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- Still no timetable for Leonard, Splitter October 21, 2014The availability of starters Kawhi Leonard and Tiago Splitter for next week's season opener remains in question as they continue to recover from their respective maladies.Dan McCarney
- Spurs get Spursy in second half, rally past Sacramento October 20, 2014The Spurs fell behind by 16 points but rallied to beat Sacramento 106-99 at the AT&T Center on Monday by strong performances from their deep reserves, including Jeff Ayres (15 points) and rookie Kyle Anderson (14).Dan McCarney
- Spurs not worried about miscues as preseason winds down October 20, 2014Turnovers have been an issue as the Spurs have dropped 3 of their first 4 preseason games. But with roughly six months until the playoffs start, they're hardly worried.Dan McCarney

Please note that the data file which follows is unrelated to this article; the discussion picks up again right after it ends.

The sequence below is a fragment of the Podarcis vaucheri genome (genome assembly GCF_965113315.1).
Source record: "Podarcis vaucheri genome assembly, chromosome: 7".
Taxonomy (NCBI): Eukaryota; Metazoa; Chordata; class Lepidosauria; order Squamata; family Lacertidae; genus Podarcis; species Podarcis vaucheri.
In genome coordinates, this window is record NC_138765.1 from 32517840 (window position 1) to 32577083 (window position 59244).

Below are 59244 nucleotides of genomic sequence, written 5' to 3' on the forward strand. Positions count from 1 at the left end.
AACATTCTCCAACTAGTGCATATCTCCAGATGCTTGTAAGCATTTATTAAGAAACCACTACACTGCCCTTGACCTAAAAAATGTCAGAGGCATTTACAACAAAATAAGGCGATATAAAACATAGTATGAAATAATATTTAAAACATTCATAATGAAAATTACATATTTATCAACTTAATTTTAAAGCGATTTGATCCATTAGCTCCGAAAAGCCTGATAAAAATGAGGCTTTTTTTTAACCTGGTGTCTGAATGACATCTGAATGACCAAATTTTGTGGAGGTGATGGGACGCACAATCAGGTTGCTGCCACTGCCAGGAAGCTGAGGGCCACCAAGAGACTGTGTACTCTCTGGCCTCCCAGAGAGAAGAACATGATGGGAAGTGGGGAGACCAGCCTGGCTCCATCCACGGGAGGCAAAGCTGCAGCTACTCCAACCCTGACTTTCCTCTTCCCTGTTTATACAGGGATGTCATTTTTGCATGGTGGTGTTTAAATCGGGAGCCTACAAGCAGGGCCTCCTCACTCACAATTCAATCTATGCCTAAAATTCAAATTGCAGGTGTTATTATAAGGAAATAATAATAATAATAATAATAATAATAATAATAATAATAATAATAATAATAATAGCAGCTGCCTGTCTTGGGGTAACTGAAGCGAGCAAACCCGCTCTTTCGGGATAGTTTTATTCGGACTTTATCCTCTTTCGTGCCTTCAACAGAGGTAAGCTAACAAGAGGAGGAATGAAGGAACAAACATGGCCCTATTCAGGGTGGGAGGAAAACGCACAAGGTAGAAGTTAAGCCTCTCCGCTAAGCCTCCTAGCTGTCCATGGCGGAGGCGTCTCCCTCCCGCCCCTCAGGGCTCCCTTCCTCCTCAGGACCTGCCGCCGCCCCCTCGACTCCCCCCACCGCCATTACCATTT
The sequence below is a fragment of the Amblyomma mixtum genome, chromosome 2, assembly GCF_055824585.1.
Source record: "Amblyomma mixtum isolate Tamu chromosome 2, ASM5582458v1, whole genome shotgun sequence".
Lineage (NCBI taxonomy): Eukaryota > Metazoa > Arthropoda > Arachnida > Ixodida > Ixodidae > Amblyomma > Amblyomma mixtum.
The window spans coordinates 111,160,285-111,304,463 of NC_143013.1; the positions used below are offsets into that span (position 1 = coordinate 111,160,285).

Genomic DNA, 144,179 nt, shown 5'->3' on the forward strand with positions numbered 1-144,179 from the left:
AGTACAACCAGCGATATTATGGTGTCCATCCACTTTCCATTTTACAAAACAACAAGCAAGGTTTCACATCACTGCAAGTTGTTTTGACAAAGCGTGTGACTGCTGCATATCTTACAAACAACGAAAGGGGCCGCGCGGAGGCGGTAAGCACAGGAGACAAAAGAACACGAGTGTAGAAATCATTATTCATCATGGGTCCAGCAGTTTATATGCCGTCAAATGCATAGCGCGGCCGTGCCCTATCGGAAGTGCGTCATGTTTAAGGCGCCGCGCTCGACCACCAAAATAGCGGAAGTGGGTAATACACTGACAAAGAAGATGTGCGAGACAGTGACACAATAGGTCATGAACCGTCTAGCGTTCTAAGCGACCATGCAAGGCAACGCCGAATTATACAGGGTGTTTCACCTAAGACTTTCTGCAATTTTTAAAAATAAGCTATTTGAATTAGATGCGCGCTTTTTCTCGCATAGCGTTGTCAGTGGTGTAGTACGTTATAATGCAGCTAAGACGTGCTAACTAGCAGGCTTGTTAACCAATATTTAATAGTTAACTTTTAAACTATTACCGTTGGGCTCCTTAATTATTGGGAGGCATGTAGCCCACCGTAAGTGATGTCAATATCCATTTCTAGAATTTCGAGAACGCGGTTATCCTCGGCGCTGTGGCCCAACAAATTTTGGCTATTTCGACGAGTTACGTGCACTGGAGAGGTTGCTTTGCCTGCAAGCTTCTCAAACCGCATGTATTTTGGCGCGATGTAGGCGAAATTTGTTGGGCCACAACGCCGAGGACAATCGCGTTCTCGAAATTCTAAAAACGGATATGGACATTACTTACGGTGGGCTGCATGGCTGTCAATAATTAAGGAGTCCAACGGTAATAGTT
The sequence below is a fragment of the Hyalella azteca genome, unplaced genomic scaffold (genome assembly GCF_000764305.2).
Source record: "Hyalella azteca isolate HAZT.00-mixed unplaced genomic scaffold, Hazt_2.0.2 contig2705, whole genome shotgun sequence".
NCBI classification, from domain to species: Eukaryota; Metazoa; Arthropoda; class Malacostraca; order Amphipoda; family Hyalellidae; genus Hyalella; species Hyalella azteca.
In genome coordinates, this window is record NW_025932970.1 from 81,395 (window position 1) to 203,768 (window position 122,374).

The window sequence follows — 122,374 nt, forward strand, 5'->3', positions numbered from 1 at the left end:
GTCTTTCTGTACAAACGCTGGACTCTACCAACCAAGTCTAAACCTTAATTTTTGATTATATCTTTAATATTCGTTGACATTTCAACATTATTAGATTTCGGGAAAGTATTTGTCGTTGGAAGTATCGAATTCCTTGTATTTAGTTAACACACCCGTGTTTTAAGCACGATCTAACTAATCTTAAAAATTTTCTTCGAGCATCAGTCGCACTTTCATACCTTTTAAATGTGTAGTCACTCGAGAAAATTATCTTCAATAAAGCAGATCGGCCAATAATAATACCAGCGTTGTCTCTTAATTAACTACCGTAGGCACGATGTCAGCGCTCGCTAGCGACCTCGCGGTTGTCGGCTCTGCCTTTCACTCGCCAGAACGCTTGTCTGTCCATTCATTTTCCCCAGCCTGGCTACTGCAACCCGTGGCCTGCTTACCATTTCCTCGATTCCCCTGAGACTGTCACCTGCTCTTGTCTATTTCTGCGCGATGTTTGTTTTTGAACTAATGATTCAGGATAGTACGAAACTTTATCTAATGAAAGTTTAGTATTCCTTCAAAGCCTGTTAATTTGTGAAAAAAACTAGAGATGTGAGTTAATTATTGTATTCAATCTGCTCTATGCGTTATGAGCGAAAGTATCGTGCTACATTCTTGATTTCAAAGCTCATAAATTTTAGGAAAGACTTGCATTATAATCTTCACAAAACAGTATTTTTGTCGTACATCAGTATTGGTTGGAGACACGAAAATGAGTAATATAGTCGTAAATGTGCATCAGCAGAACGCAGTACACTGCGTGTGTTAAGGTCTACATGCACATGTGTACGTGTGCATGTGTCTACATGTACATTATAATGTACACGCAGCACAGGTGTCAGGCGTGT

- Parker says no to 44-minute games, but all for cutting preseason October 19, 2014Instead of cutting down game lengths, Tony Parker said the NBA should consider cutting down on a preseason schedule that has become somewhat unnecessary with players keeping themselves in top shape pretty much year round.Dan McCarney
- “I had blood caked, gauze, with a hair net”: Storytime with Matt Bonner October 19, 2014Matt Bonner regaled the post-practice media with a couple of tales from his illustrious career, and it was predictably gloriousJeff McDonald
- Spurs rally to beat Kings 106-99 (The Associated Press) October 21, 2014SAN ANTONIO (AP) -- Jeff Ayres had 15 points and rookie Kyle Anderson added 14 points as the San Antonio Spurs overcame DeMarcus Cousin's 32 points and 11 rebounds to rally for a 106-99 victory over the Sacramento Kings on Monday night.